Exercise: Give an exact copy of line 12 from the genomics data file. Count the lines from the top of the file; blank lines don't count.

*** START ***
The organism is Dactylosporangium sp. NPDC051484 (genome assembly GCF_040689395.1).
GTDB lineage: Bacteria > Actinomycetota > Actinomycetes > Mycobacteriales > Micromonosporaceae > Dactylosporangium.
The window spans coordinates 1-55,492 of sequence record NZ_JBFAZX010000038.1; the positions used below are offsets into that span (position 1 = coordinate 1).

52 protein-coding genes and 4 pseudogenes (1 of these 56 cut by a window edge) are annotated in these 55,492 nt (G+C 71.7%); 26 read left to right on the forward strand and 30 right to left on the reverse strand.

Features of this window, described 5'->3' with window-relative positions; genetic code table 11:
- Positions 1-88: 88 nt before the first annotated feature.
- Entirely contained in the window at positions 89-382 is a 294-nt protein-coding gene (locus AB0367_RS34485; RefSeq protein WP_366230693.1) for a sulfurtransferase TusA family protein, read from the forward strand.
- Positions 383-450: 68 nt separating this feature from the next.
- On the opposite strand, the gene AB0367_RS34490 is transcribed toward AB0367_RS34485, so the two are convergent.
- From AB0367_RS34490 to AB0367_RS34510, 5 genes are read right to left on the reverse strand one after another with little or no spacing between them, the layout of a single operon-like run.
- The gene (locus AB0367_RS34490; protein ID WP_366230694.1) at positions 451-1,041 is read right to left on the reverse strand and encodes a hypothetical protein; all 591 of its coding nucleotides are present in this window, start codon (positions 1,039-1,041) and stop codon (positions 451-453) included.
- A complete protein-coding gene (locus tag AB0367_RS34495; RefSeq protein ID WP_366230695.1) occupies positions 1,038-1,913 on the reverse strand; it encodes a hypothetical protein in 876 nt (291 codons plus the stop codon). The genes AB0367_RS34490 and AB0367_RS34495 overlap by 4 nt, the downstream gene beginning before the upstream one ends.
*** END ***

- A complete protein-coding gene (locus tag AB0367_RS34495; RefSeq protein ID WP_366230695.1) occupies positions 1,038-1,913 on the reverse strand; it encodes a hypothetical protein in 876 nt (291 codons plus the stop codon). The genes AB0367_RS34490 and AB0367_RS34495 overlap by 4 nt, the downstream gene beginning before the upstream one ends.